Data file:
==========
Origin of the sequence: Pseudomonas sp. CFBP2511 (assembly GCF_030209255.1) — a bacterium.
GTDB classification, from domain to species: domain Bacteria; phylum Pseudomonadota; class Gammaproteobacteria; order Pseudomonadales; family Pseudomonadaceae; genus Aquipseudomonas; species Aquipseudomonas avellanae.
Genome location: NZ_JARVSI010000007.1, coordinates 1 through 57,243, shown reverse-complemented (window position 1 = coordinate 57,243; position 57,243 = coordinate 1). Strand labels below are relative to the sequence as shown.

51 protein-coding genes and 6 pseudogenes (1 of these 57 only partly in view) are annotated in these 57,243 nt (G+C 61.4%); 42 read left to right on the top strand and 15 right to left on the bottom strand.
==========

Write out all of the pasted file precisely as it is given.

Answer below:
Origin of the sequence: Pseudomonas sp. CFBP2511 (assembly GCF_030209255.1) — a bacterium.
GTDB classification, from domain to species: domain Bacteria; phylum Pseudomonadota; class Gammaproteobacteria; order Pseudomonadales; family Pseudomonadaceae; genus Aquipseudomonas; species Aquipseudomonas avellanae.
Genome location: NZ_JARVSI010000007.1, coordinates 1 through 57,243, shown reverse-complemented (window position 1 = coordinate 57,243; position 57,243 = coordinate 1). Strand labels below are relative to the sequence as shown.

51 protein-coding genes and 6 pseudogenes (1 of these 57 only partly in view) are annotated in these 57,243 nt (G+C 61.4%); 42 read left to right on the top strand and 15 right to left on the bottom strand.